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Sunday, March 10, 2013

KSJN 99.5 FM St. Paul, MN

KSJN 99.5 FM St. Paul, MN, Radio KSJN 99.5 FM St. Paul, MN, KSJN 99.5 FM St. Paul, MN Listen Online

KSJN 99.5 FM St. Paul, MN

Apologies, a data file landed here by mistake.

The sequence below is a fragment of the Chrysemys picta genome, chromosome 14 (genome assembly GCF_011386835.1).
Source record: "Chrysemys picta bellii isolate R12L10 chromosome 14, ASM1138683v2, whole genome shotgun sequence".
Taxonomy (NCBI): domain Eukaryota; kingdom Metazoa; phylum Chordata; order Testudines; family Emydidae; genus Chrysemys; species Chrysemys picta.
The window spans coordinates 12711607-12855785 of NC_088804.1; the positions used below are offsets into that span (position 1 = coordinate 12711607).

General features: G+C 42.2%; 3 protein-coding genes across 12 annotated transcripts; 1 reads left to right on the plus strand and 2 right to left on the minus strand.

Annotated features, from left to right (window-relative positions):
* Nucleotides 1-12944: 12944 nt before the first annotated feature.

KSJN 99.5 FM St. Paul, MN In February ,KSJN 99.5 FM St. Paul, MN the physicist Online Radio gave a series of lectures in Dublin. Now, Online Radio is almost certainly most famous for being one of the founders of quantum theory. But in these lectures, which he wrote up in this little book, he asked a very different question What Is Life? And right up front, on page one, he says precisely what it isn't. It isn't something mystical, says Online Radio. There isn't some magical spark that animates life. Life is a process. It's the interaction between matter and energy described by the laws of physics and chemistry. The same laws that describe the falling of the rain or the shining of the stars. So, the question is, how is that this magnificent complexity that we call life could have assembled itself on the surface of a planet which itself formed from nothing more than a collapsing cloud of gas and dust? To Online Radio, the answer had to lie in the way living things process one of the universe's most elusive properties energy. Energy is a concept that's central to physics, but because it's a word we use every day its meaning has got a bit woolly. I mean, it's easy to say what it is in a sense. Obviously this river has got energy because over decades and centuries it's cut this valley through solid rock. But while this description sounds simple, in reality things are a little more complicated. For me, the best definition is that it's the length of the space time four vector and time direction, but that's not very enlightening, I'll grant you that. Over the years, the nature of energy has proved notoriously difficult to pin down. Not least because it has the seemingly magical property that it never runs out. It only ever changes from one form to another. Take the water in that waterfall. At the top of the waterfall, it's got something called gravitational potential energy, which is the energy it possesses due to its height above the Earth's surface. See, if I scoop some water out of the river into this beaker, then I'd have to do work to carry it up to the top of the waterfall. I'd have to expend energy to get it up there. So it would have that energy as gravitational potential. I can even do the sums for you. Half a litre of water has a mass of half a kilogram, multiply by the height, that's about five metres, the acceleration due to gravity's about ten metres per second squared. So that's half times five times ten is joules. So I'd have to put in joules to carry this water to the top of the waterfall. Then if I emptied it over the top of the waterfall, then all that gravitational potential energy would be transformed into other types of energy. Its sound, KSJN 99.5 FM St. Paul, MN which is pressure waves in the air. There's the energy of the waves in the river. And there's heat. So it'll be a bit hotter down there because the water's cascading into the pool at the foot of the waterfall. Buy the key thing is energy is conserved, it's not created or destroyed. So, because energy is conserved, if I were to add up all the energy in the water waves, all the energy in the sound waves, all the heat energy at the bottom of the pool, then I would find that it would be precisely equal to the gravitational potential energy at the top of the falls. What's true for the waterfall is true for everything in the universe. It's a fundamental law of nature, known as the first law of thermodynamics. And the fact that energy is neither created nor destroyed has a profound implication. It means energy is eternal. The energy that's here now has always been here, and the story of the evolution of the universe is just the story of the transformation of that energy from one form to another, from the origin of the first galaxies to the ignition of the first stars and the formation of the first planets. Every single joule of energy in the universe today was present at the Big Bang, . billion years ago. Potential energy held in primordial clouds of gas and dust was transformed into kinetic energy as they collapsed to form stars and planetary systems, just like our own solar system. KSJN 99.5 FM St. Paul, MN In the Sun, heat from the collapse initiated fusion reactions at its core.

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